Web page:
WWC review of this study

Does theatre-in-education promote early childhood development?: The effect of drama on language, perspective-taking, and imagination [Theatre-in-Education program vs. business as usual (Head Start)]

Mages, W. K. (2018). Early Childhood Research Quarterly, 45(4), 224–237.

  • Quasi-Experimental Design
     examining 
    155
     Students
    , grade
    PK

Reviewed: July 2022

No statistically significant positive
findings
Meets WWC standards with reservations
Language outcomes—Indeterminate effects found
Outcome
measure
Comparison Period Sample Intervention
mean
Comparison
mean
Significant? Improvement
    index
Evidence
tier

The Telephone Task

Theatre-in-Education program vs. Business as usual

0 Days

Full sample;
155 students

3.56

3.43

No

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More Outcomes

PPVT-III

Theatre-in-Education program vs. Business as usual

0 Days

Full sample;
167 students

43.79

45.23

No

--


Evidence Tier rating based solely on this study. This intervention may achieve a higher tier when combined with the full body of evidence.

Characteristics of study sample as reported by study author.


  • Female: 50%
    Male: 50%

  • Urban
    • B
    • A
    • C
    • D
    • E
    • F
    • G
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    • Y
    • a
    • h
    • i
    • b
    • d
    • e
    • f
    • c
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    • j
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    New York
  • Race
    Other or unknown
    100%

Setting

The study occurred in the New York City area in 12 Head Start programs across 4 boroughs. There were 4 Brooklyn sites, 4 Manhattan sites, 2 Queens sites, and 2 Bronx sites. The research occurred in the normal head start classrooms throughout the regular instructional period, and the intervention group did have some after school rehearsal activities. Six of the 12 sites were assigned to the intervention group whereas the other six were assigned to continue following the Head Start curriculum as usual.

Study sample

The sample consisted of 77 female students and 78 male students between the ages of 3 and 4. Half of the children were from homes where only English was spoken, and the other half came from homes where only another language was spoken or where a combination of English and another language were spoken. All children were from low socioeconomic status families. The sample of students included in the review comprised 155 students: 72 children in the intervention group and 83 children in the comparison group.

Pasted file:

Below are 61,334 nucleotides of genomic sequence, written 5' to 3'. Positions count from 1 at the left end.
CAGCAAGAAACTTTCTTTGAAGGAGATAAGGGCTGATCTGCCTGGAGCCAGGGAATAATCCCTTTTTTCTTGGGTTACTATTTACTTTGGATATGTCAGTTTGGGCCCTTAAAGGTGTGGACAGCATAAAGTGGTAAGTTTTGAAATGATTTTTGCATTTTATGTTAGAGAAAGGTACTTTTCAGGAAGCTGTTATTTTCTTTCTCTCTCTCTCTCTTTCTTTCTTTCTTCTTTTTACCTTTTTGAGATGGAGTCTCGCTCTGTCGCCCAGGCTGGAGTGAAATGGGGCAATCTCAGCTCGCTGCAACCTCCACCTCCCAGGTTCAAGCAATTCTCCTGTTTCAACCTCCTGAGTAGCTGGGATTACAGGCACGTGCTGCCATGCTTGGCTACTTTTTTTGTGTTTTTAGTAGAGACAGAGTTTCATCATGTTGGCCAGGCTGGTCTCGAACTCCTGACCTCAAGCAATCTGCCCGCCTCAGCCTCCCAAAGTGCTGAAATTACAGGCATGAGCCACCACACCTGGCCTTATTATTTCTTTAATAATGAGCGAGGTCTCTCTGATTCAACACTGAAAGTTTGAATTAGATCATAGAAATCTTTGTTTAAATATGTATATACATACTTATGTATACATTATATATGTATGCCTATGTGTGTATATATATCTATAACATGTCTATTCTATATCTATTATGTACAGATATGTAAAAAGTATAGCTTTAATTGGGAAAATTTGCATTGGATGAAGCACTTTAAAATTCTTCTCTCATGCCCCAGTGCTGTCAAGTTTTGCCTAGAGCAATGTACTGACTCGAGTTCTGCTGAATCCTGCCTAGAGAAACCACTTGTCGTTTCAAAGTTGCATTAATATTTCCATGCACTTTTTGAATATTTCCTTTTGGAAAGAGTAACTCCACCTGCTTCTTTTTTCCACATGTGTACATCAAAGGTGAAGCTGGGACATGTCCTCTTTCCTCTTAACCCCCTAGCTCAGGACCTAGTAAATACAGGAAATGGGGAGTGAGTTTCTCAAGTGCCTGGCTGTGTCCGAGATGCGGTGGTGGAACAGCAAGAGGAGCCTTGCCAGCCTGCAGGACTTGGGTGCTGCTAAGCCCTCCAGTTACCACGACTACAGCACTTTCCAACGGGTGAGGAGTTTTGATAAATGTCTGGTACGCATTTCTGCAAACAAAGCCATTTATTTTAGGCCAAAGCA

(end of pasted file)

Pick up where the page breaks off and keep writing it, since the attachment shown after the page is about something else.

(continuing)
Intervention Group

The Early Learning Through the Arts (ELTA): New York City Wolf Trap Program was designed to improve literacy skills through a theater and drama curriculum. ELTA is a theatre-in-education (TIE) program. The curriculum included rehearsals for the theatre-in-education dramas called An-Nyoung Dal, Hello Moon and La Feria de Sevilla. The curriculum also included teacher-led storytelling and picture-book-based drama activity. The program was approximately 20 weeks long. The intervention included 14 days of in-class activities with the Head Start children and over 13 days of non-classroom activities (after school) that provided training, orientation, and reflection activities for the Head Start teachers and directors.

Comparison Group

The comparison condition consisted of normal, business-as-usual (BAU) Head Start programming.

Support for implementation

The intervention was supported by researchers at the Creative Arts Team (CAT) which is affiliated with the City University of New York (CUNY) system of universities. The intervention, Early Learning Through the Arts (ELTA) was implemented via researchers affiliated with the CAT program. The intervention was facilitated by two ELTA company members and 8 actor-teachers who were professionally trained college-educated actors with professional theater experience. They rehearsed for 20 days from 9 AM to 3:30 PM in preparation for the program. They were systematically observed by the researcher and field notes were taken during each observed session. The actor-teachers were from ELTA and taught the curriculum. Head Start teachers were given professional development training to continue using drama to promote literacy in the classroom following the end of the intervention.

 

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